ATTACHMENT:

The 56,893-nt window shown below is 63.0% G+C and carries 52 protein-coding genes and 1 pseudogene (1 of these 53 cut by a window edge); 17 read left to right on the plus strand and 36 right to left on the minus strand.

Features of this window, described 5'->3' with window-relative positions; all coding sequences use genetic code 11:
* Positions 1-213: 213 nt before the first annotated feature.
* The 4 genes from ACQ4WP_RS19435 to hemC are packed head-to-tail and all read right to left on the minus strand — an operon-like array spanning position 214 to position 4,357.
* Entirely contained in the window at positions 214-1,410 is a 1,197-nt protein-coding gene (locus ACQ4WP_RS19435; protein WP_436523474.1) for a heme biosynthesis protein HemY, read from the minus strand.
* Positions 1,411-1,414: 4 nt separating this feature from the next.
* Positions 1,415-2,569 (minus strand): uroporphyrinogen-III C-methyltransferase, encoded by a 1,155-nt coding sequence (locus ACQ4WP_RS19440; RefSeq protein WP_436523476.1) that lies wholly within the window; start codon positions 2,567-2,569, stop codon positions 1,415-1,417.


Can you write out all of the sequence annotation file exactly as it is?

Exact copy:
The 56,893-nt window shown below is 63.0% G+C and carries 52 protein-coding genes and 1 pseudogene (1 of these 53 cut by a window edge); 17 read left to right on the plus strand and 36 right to left on the minus strand.

Features of this window, described 5'->3' with window-relative positions; all coding sequences use genetic code 11:
* Positions 1-213: 213 nt before the first annotated feature.
* The 4 genes from ACQ4WP_RS19435 to hemC are packed head-to-tail and all read right to left on the minus strand — an operon-like array spanning position 214 to position 4,357.
* Entirely contained in the window at positions 214-1,410 is a 1,197-nt protein-coding gene (locus ACQ4WP_RS19435; protein WP_436523474.1) for a heme biosynthesis protein HemY, read from the minus strand.
* Positions 1,411-1,414: 4 nt separating this feature from the next.
* Positions 1,415-2,569 (minus strand): uroporphyrinogen-III C-methyltransferase, encoded by a 1,155-nt coding sequence (locus ACQ4WP_RS19440; RefSeq protein WP_436523476.1) that lies wholly within the window; start codon positions 2,567-2,569, stop codon positions 1,415-1,417.